Will Apollo Follow Where Bain Fears to Tread?
(Bloomberg Opinion) -- To lose one private equity bidder may be regarded as a misfortune; to lose two would be more than expensive. RPC Group Plc, one of Europe's biggest makers of packaging, is in an awkward spot after Bain Capital withdrew from negotiations on Monday, leaving Apollo Global Management as the only remaining identified suitor.
For shareholders, the consequence of a no-deal outcome would be ugly. At best, they face an offer likely pitched at a low premium, or else a sharp drop in the share price.
Bain and Apollo's interest emerged in September, not long after RPC’s chairman unsubtly complained at a shareholder meeting about how the company was being snubbed by the stock market. Repeated extensions to talks have created the impression that no one is in a hurry to get RPC boxed up.
The latest extension goes to Dec. 21 instead of the four weeks seen previously. Impending holidays aside, that suggests we're nearing the endgame.
The bull case is that Apollo is deadly serious, having walked away from auctions for Akzo Nobel NV's specialty chemicals business and Unilever NV's spreads operation. The downside of being a disciplined buyer is that can you end up under greater pressure to put your unspent capital to work. What's more, Apollo may feel more comfortable sewing up a deal if it's the only bidder, although that status hasn't been confirmed.
The question of price remains. Assume there are no other suitors and RPC just wants Apollo on the hook. A bid at about 835 pence a share would be necessary to beat the stock’s highest price since the takeover talks emerged. This would be 22 percent more than the shares’ undisturbed level. That’s low for M&A – but RPC’s hand is weak.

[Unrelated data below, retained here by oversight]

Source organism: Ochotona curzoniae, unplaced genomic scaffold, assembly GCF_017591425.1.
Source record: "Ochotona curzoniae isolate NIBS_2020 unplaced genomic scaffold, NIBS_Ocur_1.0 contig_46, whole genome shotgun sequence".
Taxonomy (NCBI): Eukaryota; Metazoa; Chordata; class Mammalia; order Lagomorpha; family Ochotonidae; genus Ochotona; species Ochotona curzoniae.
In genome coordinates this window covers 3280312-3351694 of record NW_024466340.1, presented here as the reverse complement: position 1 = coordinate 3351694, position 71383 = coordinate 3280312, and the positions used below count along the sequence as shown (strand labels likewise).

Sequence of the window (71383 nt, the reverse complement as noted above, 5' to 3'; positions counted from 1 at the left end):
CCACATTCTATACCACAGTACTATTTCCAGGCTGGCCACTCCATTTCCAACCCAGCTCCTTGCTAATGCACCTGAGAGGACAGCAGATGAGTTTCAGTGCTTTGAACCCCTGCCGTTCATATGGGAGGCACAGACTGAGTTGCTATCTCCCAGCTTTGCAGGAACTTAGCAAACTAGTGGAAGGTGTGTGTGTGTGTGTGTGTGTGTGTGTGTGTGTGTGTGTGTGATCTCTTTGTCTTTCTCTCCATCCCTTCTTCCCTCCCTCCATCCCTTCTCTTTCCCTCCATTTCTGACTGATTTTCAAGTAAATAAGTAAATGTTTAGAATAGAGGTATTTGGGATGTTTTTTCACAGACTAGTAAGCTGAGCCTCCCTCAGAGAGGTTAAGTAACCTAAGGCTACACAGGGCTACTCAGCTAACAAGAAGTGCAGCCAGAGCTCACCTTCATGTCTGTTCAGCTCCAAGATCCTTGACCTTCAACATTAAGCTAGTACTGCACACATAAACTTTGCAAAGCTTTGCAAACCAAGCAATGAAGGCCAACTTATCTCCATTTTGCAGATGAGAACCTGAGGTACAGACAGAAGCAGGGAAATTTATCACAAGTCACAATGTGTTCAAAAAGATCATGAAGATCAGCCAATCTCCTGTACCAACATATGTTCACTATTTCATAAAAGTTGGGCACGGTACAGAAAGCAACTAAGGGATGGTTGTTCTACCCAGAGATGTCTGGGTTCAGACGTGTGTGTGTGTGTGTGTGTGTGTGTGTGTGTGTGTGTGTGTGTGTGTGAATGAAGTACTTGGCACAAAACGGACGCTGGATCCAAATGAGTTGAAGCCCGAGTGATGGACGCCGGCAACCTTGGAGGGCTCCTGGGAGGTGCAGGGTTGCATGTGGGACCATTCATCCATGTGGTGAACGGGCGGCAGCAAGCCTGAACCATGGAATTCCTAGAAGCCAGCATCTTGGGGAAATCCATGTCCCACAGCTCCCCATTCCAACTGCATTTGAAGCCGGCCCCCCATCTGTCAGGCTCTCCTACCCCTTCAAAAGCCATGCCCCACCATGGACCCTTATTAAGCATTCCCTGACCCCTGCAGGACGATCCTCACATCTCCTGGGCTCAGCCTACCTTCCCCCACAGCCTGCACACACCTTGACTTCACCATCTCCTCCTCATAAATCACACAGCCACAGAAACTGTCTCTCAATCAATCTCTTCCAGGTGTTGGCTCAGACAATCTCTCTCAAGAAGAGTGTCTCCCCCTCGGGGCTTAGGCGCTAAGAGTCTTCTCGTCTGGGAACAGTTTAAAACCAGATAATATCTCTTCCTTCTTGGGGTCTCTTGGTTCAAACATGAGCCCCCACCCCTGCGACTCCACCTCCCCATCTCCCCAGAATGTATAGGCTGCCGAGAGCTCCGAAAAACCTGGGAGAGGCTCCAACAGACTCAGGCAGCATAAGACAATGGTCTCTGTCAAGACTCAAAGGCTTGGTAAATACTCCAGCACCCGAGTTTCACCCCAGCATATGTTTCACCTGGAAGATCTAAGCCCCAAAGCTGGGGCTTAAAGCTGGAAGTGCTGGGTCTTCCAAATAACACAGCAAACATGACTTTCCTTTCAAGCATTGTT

Under a no-deal scenario, the shares would be likely to fall below where they were just before discussions emerged. A 10 percent discount to their pre-talks level would imply a floor of 615 pence.
Crudely put, the stock's current price of about 687 pence prices in a two-thirds chance of the shares falling to that undisturbed price and a one-third chance of an offer in the low eight hundreds of pence a share. That makes sense.
RPC is still cheap on conventional metrics. That’s because investors have lost faith in its ability to pursue its strategy of one acquisition after another, with some analysts voicing deep concerns that M&A has obscured weak underlying growth. Even a deal at a premium would still put the RPC's valuation at the low end of where peers trade on the stock market.
Maybe Apollo sees a chance to carry on RPC's consolidation in private, and exit at a higher valuation than it buys in – an unusual game-plan for private equity. But that logic would have applied to Bain too. Shareholders will be hoping RPC doesn't end up being another example of Apollo’s restraint.
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Chris Hughes is a Bloomberg Opinion columnist covering deals. He previously worked for Reuters Breakingviews, as well as the Financial Times and the Independent newspaper.
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